Unresolved issues relating to tax rates, the constitution, and tribal compacts mean all three of Michigan´s online gambling bills still hang in the balance.
Online gambling in Michigan took another twist last week when – despite Governor Whitmer´s concerns over the proposed tax rates – Rep. Brandt Iden´s “Sports Betting Act” (HB 4916) passed the House Regulatory Reform Committee. The bill now moves onto the House Ways and Means Committee, where its fiscal implications will likely come under increased scrutiny.
However, even if the Ways and Means Committee forward the bill onto the House floor, it may still fail to become law by the end of the year due to Gov. Whitmer´s financial concerns, the legal argument the bill violates the state constitution, and potential complications relating to tribal compacts. A further issue is that Iden has inexplicably tied his sports betting bill to two other online gambling bills that also need to pass before his sports betting bill can be enacted.
What Game is Iden Playing?
Back in July, Iden indicated he was willing to sacrifice online poker and online casinos in his Lawful Internet Gaming Act in order to get a sports betting bill passed. This would have put Gov. Whitmer´s cannibalization fears on hold until – in Iden´s words – she had “a better education on the subject matter”. At the time, the idea seemed a good one, and hopes were high the bill would pass.
However, not only has Iden set the tax rates lower than the Governor wants (8% plus 3.5% for Detroit´s brick and mortar casinos), he has also tied the passage of the sports betting bill to the passage of what´s left of the Lawful Internet Gaming Act (HB 4311) and the passage of his Fantasy Contest Consumer Protection Bill (HB 4308). Basically, if one of these bills doesn´t pass – or any of them is vetoed by the Governor – none of the three bills can be enacted.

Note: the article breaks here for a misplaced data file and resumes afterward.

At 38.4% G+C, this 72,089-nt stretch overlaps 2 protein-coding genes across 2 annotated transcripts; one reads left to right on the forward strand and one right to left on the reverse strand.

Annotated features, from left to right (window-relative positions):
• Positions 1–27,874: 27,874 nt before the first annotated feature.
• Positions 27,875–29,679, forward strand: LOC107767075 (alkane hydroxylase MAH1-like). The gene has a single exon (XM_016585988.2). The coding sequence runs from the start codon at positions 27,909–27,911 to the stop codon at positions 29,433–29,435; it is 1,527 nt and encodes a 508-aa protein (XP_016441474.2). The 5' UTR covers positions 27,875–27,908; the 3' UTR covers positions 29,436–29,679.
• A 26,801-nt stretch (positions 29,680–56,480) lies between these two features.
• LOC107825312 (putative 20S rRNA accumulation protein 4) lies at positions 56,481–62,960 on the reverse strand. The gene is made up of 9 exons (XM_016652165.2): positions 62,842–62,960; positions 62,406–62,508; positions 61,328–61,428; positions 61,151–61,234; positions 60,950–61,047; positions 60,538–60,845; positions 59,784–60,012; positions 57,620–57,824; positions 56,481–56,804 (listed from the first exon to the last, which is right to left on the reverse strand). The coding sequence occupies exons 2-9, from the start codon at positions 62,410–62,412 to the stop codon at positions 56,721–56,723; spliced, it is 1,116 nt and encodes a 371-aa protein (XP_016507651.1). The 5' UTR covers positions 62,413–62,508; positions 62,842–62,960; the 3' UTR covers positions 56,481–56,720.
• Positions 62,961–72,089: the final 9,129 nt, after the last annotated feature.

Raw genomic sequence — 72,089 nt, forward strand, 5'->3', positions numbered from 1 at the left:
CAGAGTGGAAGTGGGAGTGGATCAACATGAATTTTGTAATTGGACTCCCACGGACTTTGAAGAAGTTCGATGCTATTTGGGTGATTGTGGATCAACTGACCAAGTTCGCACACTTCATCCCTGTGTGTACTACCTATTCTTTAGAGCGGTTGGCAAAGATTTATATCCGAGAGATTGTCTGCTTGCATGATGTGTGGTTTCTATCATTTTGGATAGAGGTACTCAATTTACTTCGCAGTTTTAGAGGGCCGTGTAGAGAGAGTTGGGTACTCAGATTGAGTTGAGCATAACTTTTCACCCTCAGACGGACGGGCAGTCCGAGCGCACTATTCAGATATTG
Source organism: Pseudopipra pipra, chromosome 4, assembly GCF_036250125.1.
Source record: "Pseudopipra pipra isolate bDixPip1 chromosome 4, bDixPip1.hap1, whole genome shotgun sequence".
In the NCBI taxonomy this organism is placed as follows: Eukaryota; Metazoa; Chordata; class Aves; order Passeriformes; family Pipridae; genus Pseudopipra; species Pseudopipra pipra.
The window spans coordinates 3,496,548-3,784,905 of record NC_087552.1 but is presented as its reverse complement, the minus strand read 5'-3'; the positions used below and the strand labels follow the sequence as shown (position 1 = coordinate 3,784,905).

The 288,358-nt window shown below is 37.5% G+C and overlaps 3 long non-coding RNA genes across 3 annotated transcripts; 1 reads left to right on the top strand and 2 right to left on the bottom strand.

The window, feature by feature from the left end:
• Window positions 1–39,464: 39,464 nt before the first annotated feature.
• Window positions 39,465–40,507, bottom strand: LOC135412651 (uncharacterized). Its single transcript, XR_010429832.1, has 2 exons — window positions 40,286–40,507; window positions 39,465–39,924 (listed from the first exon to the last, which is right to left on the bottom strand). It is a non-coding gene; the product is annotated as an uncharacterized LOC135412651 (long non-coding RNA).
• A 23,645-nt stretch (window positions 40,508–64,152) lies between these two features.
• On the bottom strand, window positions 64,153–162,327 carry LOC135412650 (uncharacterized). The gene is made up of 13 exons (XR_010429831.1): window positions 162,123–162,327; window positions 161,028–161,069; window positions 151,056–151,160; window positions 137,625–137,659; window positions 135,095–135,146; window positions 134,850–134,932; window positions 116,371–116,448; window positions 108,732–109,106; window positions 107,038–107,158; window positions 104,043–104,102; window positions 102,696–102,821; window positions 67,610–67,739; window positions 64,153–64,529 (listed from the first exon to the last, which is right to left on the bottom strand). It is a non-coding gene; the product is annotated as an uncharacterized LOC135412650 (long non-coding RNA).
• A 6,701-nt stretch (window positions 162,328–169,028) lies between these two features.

What Does the Governor Want?
Governor Whitmer´s key concern appears to be education. The reason she disapproved of the Lawful Internet Gaming Act was because commercial online casinos would offer better returns on their slots games than the Michigan lottery´s online slots games, and this would impact how much the Michigan lottery would be able to put into the state´s School Aid Fund.
She is currently trying to get the legislature to agree to an extra $500 million funding for Michigan´s schools by increasing the tax on gas by $0.45 per gallon. The legislature are pushing back against this proposal, and although some tax revenues from regulated sports betting would be allocated to the School Aid Fund, these are forecast to be only between $350,000 and $450,000 per year (at the 8% tax rate). Consequently Gov. Whitmer has insisted on a 15% tax rate.
The Constitutional and Tribal Issues
In addition to the “tied bills” issue and tax rate issue (which are both relatively simple to resolve), there are also issues related to the state constitution prohibiting an expansion of gambling without voter approval, and tribal compacts. The two issues are linked in the fiscal statement for HB 4916 inasmuch as, if tribal casinos deemed regulated sports betting to be an unconstitutional expansion of gambling that voids the terms of their existing compacts, they could stop making payments to the state.
Iden previously attempted to circumnavigate the need for voter approval by stating all bets placed via mobile devices were being placed where casinos´ servers were located and therefore lawful. Not everybody agrees with this workaround and the constitution could still come back to haunt him. Certainly it is likely there will be a legal challenge to any expansion of gambling by anti-gambling groups – assuming all three bills get passed and receive the blessing of Governor Whitmer.
Time Running Out for Iden
Although it is only the end of September, there are only twenty-five days remaining in Michigan´s legislative session. As we saw last year, gambling bills can be passed at the last minute. But as we also saw, they can be vetoed at the whim of the Governor. With so many issues to resolve, Iden has his work cut out over the next few months to tip the balance in favor of his gambling bills.